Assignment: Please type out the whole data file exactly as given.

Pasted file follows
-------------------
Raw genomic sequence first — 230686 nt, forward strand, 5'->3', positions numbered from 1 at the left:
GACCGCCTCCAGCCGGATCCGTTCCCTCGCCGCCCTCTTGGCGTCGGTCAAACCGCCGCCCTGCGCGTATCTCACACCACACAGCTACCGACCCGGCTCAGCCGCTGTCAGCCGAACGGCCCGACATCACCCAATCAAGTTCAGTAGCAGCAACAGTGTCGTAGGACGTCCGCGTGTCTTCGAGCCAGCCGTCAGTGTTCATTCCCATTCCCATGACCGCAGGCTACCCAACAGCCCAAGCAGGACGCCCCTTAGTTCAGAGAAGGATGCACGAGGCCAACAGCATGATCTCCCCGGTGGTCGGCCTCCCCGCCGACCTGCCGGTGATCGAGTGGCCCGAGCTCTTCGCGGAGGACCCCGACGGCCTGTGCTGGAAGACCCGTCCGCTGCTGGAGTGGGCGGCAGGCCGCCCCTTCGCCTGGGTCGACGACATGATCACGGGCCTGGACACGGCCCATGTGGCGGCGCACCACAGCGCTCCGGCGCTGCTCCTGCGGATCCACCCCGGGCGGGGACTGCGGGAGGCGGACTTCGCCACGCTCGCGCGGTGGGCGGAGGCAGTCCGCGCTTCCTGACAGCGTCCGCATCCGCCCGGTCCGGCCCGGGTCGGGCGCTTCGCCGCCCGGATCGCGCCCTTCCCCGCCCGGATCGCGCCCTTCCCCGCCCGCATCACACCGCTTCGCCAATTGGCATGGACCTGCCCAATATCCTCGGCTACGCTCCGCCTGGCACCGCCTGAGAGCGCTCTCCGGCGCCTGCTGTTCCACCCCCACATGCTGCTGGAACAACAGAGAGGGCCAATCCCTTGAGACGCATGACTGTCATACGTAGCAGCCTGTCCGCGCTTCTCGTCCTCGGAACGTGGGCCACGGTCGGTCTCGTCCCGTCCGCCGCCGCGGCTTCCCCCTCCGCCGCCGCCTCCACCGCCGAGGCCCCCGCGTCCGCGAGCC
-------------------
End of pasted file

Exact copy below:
Raw genomic sequence first — 230686 nt, forward strand, 5'->3', positions numbered from 1 at the left:
GACCGCCTCCAGCCGGATCCGTTCCCTCGCCGCCCTCTTGGCGTCGGTCAAACCGCCGCCCTGCGCGTATCTCACACCACACAGCTACCGACCCGGCTCAGCCGCTGTCAGCCGAACGGCCCGACATCACCCAATCAAGTTCAGTAGCAGCAACAGTGTCGTAGGACGTCCGCGTGTCTTCGAGCCAGCCGTCAGTGTTCATTCCCATTCCCATGACCGCAGGCTACCCAACAGCCCAAGCAGGACGCCCCTTAGTTCAGAGAAGGATGCACGAGGCCAACAGCATGATCTCCCCGGTGGTCGGCCTCCCCGCCGACCTGCCGGTGATCGAGTGGCCCGAGCTCTTCGCGGAGGACCCCGACGGCCTGTGCTGGAAGACCCGTCCGCTGCTGGAGTGGGCGGCAGGCCGCCCCTTCGCCTGGGTCGACGACATGATCACGGGCCTGGACACGGCCCATGTGGCGGCGCACCACAGCGCTCCGGCGCTGCTCCTGCGGATCCACCCCGGGCGGGGACTGCGGGAGGCGGACTTCGCCACGCTCGCGCGGTGGGCGGAGGCAGTCCGCGCTTCCTGACAGCGTCCGCATCCGCCCGGTCCGGCCCGGGTCGGGCGCTTCGCCGCCCGGATCGCGCCCTTCCCCGCCCGGATCGCGCCCTTCCCCGCCCGCATCACACCGCTTCGCCAATTGGCATGGACCTGCCCAATATCCTCGGCTACGCTCCGCCTGGCACCGCCTGAGAGCGCTCTCCGGCGCCTGCTGTTCCACCCCCACATGCTGCTGGAACAACAGAGAGGGCCAATCCCTTGAGACGCATGACTGTCATACGTAGCAGCCTGTCCGCGCTTCTCGTCCTCGGAACGTGGGCCACGGTCGGTCTCGTCCCGTCCGCCGCCGCGGCTTCCCCCTCCGCCGCCGCCTCCACCGCCGAGGCCCCCGCGTCCGCGAGCC